In the absence of such evidence of a compelling problem, the regulatory “fix” of replicating the collusive outcome for merchants and interfere with the normal competitive process appears to be sure to shift rents between sides of the market, but more importantly, to impose a significant risk of doing more harm than good for the consumers it is purportedly designed to protect.

Competitive Payments

Ronald Mann —  9 December 2009

Most of the discussion related to pricing at the point of sale has emphasized the “cross-subsidy” between those that pay with cash and checks and those that pay with credit cards.  This discussion misses the core of the problem in a market where the use of cash and checks is rapidly declining; the central problem is the differential pricing of different card products.  The reaction of the card networks to their “loss” in the debit-card and American Express litigation was to create two new product lines (Visa Signature and World MasterCard) that have unusually high interchange fees, 1-2% higher than typical Visa and MasterCard products.  The rationale for these products from the network’s perspective is two-fold.  First, the increased interchange revenues compensate for lowered interchange revenues on debit-card transactions.  Second, issuers collect higher interchange revenues and thus would not shift their business out of Visa and MasterCard and toward American Express.

The problem from the merchant’s perspective is that these cards differ in no substantial way from the conventional credit products, except that they cost more.  The same customers that formerly used a typical Visa or MasterCard product now use a high-interchange product.  Although those customers often have multiple cards in their wallet from which to choose, they are likely to choose the high-interchange product because it brings them more rewards.  Merchants that do not believe the products motivate increased spending in their stores have no practical response except to refuse all Visa, or all MasterCard products.  Thus, the networks face no price pressure, because the only competitive pressure they face is to keep issuers from moving to other networks.

If the best way to identify prices is to let the market set them, perhaps the best reform is the simplest: allow merchants to discriminate among the products of the various networks, to surcharge or decline products priced at a level that is unattractive to the individual merchant.  Wal-Mart and Walgreen’s might immediately decline to accept Visa Signature and World MasterCard at their current price.  Their customers, predictably, would make identical purchases but simply pull a different card from their wallet.  Macy’s and Bloomingdale’s probably would continue to accept the high-cost products, worried that customers might spend less or go elsewhere if they can’t use their high-rewards cards.  Visa and MasterCard could judge for themselves whether it would be appropriate to decrease, or increase, the interchange fees for those cards.  The outcome, though, would be price levels determined by the attractiveness of the particular products to particular merchants.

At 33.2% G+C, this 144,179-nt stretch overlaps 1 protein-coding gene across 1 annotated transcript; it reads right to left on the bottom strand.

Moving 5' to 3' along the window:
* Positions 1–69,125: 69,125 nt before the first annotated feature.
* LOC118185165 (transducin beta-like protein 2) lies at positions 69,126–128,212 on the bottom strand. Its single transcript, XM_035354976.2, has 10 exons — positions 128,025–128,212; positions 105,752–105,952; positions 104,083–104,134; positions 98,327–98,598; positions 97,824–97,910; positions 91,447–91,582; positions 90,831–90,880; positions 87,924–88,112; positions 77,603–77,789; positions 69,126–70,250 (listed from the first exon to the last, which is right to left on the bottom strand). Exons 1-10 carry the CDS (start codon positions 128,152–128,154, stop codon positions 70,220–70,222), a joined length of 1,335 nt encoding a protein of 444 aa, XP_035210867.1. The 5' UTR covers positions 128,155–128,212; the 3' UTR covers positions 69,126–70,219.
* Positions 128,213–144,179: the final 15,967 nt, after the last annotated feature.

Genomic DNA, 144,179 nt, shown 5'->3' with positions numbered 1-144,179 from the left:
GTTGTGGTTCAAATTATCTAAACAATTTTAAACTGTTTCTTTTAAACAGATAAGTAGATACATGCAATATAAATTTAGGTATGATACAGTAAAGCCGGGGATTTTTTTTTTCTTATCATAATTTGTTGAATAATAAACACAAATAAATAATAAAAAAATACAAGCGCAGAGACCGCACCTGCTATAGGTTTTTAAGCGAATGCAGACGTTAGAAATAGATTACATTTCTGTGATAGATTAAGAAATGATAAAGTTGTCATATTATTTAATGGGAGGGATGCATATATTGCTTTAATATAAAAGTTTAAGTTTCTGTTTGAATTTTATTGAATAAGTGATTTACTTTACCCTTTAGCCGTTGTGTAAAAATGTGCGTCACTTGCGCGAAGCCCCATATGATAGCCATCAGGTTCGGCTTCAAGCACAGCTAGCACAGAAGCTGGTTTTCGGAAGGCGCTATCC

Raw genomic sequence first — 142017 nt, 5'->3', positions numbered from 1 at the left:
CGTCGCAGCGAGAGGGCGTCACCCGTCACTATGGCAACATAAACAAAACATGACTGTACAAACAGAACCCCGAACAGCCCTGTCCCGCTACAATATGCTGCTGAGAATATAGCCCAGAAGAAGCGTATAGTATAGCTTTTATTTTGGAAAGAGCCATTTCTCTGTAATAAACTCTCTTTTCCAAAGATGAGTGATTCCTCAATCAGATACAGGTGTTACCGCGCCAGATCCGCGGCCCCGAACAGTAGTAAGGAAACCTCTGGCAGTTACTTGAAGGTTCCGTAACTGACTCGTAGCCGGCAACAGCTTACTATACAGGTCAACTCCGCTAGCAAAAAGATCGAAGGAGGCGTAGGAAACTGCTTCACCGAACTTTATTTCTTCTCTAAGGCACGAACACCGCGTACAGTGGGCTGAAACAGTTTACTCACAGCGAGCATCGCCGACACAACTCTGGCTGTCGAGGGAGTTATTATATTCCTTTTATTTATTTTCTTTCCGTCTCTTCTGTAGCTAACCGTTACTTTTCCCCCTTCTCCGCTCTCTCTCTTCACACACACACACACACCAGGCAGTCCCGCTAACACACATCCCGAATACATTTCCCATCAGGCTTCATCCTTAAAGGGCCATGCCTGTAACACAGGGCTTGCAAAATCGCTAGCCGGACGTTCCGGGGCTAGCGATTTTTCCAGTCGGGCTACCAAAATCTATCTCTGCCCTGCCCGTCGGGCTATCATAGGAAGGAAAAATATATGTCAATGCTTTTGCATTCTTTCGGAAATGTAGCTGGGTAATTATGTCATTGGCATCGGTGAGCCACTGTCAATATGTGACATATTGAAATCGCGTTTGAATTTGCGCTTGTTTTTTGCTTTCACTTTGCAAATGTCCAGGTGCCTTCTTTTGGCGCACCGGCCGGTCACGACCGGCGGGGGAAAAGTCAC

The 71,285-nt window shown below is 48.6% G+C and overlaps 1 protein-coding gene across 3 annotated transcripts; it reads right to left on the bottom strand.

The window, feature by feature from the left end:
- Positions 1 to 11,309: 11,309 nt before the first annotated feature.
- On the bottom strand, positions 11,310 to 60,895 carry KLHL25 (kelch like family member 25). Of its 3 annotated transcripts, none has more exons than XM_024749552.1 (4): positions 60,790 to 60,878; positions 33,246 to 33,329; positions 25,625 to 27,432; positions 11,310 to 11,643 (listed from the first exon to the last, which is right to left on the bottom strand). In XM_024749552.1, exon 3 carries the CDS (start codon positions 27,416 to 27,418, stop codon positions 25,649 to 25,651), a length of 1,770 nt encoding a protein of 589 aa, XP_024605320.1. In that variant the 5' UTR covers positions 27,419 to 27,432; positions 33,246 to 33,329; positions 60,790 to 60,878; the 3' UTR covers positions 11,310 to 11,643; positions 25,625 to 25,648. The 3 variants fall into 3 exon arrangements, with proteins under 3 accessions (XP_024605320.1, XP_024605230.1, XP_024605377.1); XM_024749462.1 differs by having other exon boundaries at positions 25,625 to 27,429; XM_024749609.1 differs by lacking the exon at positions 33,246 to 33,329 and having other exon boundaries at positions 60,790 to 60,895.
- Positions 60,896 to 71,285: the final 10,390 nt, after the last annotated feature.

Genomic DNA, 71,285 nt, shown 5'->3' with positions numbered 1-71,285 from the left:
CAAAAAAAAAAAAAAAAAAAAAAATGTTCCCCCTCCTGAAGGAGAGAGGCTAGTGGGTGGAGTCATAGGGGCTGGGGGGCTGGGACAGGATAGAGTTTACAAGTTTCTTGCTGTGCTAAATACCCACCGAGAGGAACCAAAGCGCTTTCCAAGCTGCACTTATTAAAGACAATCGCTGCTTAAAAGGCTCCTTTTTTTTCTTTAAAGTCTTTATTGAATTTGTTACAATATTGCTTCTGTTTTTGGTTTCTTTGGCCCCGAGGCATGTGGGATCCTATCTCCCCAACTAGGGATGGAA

Will reduction in interchange fees help or hurt consumers? Two posts yesterday made the conjecture that a reduction in one category of fees would only increase other fees, and that the overall sum of fees will not change. This is the fee-neutrality claim. Todd Zywicki writes:

The mathematics of the situation is inescapable: card issuers would have to increase the revenue generated from consumers from either interest payments or higher penalty fees.

And Josh Wright agrees:

It would be unwise from a consumer protection policy standpoint to assume that [reduction in interchange fees] represent the free lunch legislators have been looking for after all these years – or that those fees will not simply be reinstated in other guises elsewhere.

As a logical claim, I tend to agree with this “neutrality” conjecture. Indeed, the Australian experience can be explained in a way that is consistent with this dynamic, as Joshua Gans noted:

The interchange fee reduction causes merchant fees to fall but issuer fees to rise (or loyalty schemes to be curtailed) but otherwise does not impact on the consumer’s choice of payment instrument.

The question, though, is what are the implications of fee neutrality. Zywicki and Wright conclude, I believe, that in light of fee neutrality, it is pointless to try to help consumers by capping one component of the overall fee. It will not help, and might introduce an inefficiency.

My claim in this post is that the normative implications are not necessarily as Zywicki and Wright suggest. Fee neutrality, as I understand, applies only to the average cost of using credit cards. That is, consumers who use credit cards end up paying on average the same economic cost, regardless of the division of fees.  But when we consider other measures of consumer welfare, the neutrality claim no longer holds.

First, consumers who use credit cards as payment device and not for borrowing would benefit from the fee substitution. For them, the lower product prices when interchange fees decline are not offset by higher finance charges, because they don’t pay finance charges. So even if the neutrality proposition is correct on average, limits on fees have a distributive effect. This effect could also change the relative uses consumers make. Buying things becomes cheaper, borrowing becomes more expensive, and so we can predict some shift in primary conduct, which, again, violates the neutrality conjecture.